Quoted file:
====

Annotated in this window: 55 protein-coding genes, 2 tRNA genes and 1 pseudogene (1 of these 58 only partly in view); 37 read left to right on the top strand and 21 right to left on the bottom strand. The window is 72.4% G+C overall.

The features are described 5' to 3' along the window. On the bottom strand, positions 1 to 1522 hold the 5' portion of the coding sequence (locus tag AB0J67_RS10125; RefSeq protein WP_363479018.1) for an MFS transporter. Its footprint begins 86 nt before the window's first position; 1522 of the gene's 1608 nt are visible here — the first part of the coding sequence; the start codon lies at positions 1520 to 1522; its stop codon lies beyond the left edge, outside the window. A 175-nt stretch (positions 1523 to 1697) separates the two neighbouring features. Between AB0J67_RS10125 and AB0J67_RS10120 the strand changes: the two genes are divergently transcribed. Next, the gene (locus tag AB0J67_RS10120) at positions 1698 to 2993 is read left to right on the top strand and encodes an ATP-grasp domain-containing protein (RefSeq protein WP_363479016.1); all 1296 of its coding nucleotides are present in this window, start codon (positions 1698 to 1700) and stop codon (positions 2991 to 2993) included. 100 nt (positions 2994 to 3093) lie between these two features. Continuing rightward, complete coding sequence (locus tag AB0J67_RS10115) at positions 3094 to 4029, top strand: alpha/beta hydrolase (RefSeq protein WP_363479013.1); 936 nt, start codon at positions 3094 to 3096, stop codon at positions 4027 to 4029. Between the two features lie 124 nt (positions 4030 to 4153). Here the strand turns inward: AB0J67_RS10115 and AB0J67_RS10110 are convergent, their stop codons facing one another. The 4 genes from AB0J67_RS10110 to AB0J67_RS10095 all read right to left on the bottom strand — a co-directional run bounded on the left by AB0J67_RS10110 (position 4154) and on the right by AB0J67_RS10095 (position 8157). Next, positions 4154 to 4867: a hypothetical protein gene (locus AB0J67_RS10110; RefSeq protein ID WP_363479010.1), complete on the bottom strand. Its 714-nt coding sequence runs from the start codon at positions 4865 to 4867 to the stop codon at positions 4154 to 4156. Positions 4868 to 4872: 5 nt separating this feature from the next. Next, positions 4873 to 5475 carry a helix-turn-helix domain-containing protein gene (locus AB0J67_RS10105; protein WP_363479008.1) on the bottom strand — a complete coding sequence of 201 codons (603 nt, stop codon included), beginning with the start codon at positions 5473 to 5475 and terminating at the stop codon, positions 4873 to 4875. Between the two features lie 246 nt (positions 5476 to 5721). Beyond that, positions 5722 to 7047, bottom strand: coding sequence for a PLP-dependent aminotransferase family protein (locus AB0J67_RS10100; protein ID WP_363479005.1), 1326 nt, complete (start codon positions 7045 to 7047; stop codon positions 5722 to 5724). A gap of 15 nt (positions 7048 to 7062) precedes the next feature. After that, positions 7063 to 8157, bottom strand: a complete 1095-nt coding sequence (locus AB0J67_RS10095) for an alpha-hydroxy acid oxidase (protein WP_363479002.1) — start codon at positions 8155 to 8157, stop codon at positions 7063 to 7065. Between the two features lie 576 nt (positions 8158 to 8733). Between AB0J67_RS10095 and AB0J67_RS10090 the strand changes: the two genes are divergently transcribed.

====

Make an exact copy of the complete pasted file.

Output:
Annotated in this window: 55 protein-coding genes, 2 tRNA genes and 1 pseudogene (1 of these 58 only partly in view); 37 read left to right on the top strand and 21 right to left on the bottom strand. The window is 72.4% G+C overall.

The features are described 5' to 3' along the window. On the bottom strand, positions 1 to 1522 hold the 5' portion of the coding sequence (locus tag AB0J67_RS10125; RefSeq protein WP_363479018.1) for an MFS transporter. Its footprint begins 86 nt before the window's first position; 1522 of the gene's 1608 nt are visible here — the first part of the coding sequence; the start codon lies at positions 1520 to 1522; its stop codon lies beyond the left edge, outside the window. A 175-nt stretch (positions 1523 to 1697) separates the two neighbouring features. Between AB0J67_RS10125 and AB0J67_RS10120 the strand changes: the two genes are divergently transcribed. Next, the gene (locus tag AB0J67_RS10120) at positions 1698 to 2993 is read left to right on the top strand and encodes an ATP-grasp domain-containing protein (RefSeq protein WP_363479016.1); all 1296 of its coding nucleotides are present in this window, start codon (positions 1698 to 1700) and stop codon (positions 2991 to 2993) included. 100 nt (positions 2994 to 3093) lie between these two features. Continuing rightward, complete coding sequence (locus tag AB0J67_RS10115) at positions 3094 to 4029, top strand: alpha/beta hydrolase (RefSeq protein WP_363479013.1); 936 nt, start codon at positions 3094 to 3096, stop codon at positions 4027 to 4029. Between the two features lie 124 nt (positions 4030 to 4153). Here the strand turns inward: AB0J67_RS10115 and AB0J67_RS10110 are convergent, their stop codons facing one another. The 4 genes from AB0J67_RS10110 to AB0J67_RS10095 all read right to left on the bottom strand — a co-directional run bounded on the left by AB0J67_RS10110 (position 4154) and on the right by AB0J67_RS10095 (position 8157). Next, positions 4154 to 4867: a hypothetical protein gene (locus AB0J67_RS10110; RefSeq protein ID WP_363479010.1), complete on the bottom strand. Its 714-nt coding sequence runs from the start codon at positions 4865 to 4867 to the stop codon at positions 4154 to 4156. Positions 4868 to 4872: 5 nt separating this feature from the next. Next, positions 4873 to 5475 carry a helix-turn-helix domain-containing protein gene (locus AB0J67_RS10105; protein WP_363479008.1) on the bottom strand — a complete coding sequence of 201 codons (603 nt, stop codon included), beginning with the start codon at positions 5473 to 5475 and terminating at the stop codon, positions 4873 to 4875. Between the two features lie 246 nt (positions 5476 to 5721). Beyond that, positions 5722 to 7047, bottom strand: coding sequence for a PLP-dependent aminotransferase family protein (locus AB0J67_RS10100; protein ID WP_363479005.1), 1326 nt, complete (start codon positions 7045 to 7047; stop codon positions 5722 to 5724). A gap of 15 nt (positions 7048 to 7062) precedes the next feature. After that, positions 7063 to 8157, bottom strand: a complete 1095-nt coding sequence (locus AB0J67_RS10095) for an alpha-hydroxy acid oxidase (protein WP_363479002.1) — start codon at positions 8155 to 8157, stop codon at positions 7063 to 7065. Between the two features lie 576 nt (positions 8158 to 8733). Between AB0J67_RS10095 and AB0J67_RS10090 the strand changes: the two genes are divergently transcribed.